About the Author

Mark Lardas holds a degree in Naval Architecture and Marine Engineering, but spent his early career at the Johnson Space Center doing Space Shuttle structural analysis, and space navigation. An amateur historian and a long-time ship modeler, Mark Lardas is currently working in League City, Texas. He has written extensively about modeling as well as naval, maritime, and military history. The author lives in League City, Texas.

Customer Reviews

There are no customer reviews yet on
5 star
4 star
3 star
2 star
1 star

Most Helpful Customer Reviews on (beta) HASH(0xa4de7a8c) out of 5 stars 8 reviews
6 of 6 people found the following review helpful
HASH(0xa376b690) out of 5 stars A Very Useful Reference Nov. 28 2009
By R. A Forczyk - Published on
Format: Paperback
Although there have been a number of books that have dealt with the American Revolution at sea, particularly in regard to John Paul Jones and his Bonhomme Richard, references on the ships of the Continental Navy as a whole have been few and far between. Mark Lardas, who brings his experience as a naval architect, provides a very useful guide to these early American warships in Osprey's New Vanguard title on the subject. Overall, the book is graphically appealing, well-researched and provides a lot of information in a concise format. For readers looking for a good description of each and every major warship in the Continental Navy, along with a brief synopsis of their wartime service, this is it.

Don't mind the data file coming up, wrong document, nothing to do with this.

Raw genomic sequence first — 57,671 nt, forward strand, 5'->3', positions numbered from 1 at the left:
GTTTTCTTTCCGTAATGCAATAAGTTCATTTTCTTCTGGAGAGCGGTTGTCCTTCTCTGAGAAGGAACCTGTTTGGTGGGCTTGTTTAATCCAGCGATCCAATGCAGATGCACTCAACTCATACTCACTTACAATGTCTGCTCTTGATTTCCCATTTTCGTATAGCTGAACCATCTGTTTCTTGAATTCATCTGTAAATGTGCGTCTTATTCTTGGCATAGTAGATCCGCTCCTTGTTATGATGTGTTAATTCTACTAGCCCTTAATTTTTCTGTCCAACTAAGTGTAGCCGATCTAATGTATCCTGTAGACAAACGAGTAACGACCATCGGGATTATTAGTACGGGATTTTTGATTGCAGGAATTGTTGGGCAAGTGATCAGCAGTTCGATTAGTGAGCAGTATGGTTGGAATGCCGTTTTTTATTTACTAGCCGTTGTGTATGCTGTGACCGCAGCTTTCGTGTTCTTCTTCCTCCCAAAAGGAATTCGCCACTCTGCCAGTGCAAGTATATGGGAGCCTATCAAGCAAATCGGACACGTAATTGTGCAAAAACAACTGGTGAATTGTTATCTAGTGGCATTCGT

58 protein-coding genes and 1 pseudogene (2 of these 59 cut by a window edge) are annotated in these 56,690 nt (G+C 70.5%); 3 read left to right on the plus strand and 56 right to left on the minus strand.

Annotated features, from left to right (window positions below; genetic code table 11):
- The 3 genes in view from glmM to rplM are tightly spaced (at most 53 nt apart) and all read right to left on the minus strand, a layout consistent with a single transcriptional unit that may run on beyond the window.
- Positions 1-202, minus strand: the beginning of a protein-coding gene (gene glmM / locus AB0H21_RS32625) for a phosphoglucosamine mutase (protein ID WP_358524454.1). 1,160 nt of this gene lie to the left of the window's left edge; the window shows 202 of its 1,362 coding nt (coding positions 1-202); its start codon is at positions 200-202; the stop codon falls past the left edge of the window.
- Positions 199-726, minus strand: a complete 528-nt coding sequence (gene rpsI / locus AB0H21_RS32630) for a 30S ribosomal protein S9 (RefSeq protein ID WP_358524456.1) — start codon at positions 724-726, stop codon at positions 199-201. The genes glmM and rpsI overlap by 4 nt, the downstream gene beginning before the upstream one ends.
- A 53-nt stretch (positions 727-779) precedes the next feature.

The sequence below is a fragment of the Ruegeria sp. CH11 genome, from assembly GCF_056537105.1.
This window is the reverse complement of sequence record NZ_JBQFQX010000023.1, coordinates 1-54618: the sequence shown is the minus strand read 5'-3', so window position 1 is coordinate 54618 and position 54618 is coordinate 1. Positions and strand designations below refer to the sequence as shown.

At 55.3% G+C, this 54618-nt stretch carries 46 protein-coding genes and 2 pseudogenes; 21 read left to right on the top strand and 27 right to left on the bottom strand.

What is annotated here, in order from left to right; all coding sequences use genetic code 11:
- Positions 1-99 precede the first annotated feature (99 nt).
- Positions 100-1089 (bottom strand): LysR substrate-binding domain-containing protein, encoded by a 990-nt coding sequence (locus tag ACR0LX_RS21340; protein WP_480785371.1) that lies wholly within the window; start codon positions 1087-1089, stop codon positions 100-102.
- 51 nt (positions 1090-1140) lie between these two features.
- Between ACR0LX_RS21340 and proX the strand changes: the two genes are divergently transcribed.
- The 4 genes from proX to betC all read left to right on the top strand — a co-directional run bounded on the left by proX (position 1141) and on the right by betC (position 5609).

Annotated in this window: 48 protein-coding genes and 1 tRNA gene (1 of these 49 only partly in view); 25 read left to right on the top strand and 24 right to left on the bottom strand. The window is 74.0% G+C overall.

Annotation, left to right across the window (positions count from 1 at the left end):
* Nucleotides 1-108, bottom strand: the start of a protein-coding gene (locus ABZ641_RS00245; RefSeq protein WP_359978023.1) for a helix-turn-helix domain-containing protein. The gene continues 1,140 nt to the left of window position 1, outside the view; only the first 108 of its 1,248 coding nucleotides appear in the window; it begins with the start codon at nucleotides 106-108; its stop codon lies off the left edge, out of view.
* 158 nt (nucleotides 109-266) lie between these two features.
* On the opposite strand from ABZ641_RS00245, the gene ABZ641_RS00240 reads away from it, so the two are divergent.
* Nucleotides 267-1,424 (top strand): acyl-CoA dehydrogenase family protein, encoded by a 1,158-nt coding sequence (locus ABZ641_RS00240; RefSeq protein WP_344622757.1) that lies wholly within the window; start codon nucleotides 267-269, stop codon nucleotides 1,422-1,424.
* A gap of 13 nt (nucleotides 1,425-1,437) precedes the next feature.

The author begins with a discussion of warship building in the American colonies, which were already building frigate-size vessels for the Royal Navy even before the Revolution. Herein the author provides several useful observations about American shipbuilding: American-built vessels were optimized for speed and were generally larger than similar European-built ships, but colonial vessels were often only built to last a decade or so. Once the Revolution broke out, Congress authorized the conversion of merchant vessels into warships but these ships were not sturdy enough to mount many guns or take substantial damage. In December 1775 Congress ambitiously authorized the construction of 13 frigates in American yards, although it took many years for most of these vessels to be completed. The author also notes the difficulty the infant U.S. Navy had in acquiring adequate cannons for these warships and the necessity to go to sea with mixed armament.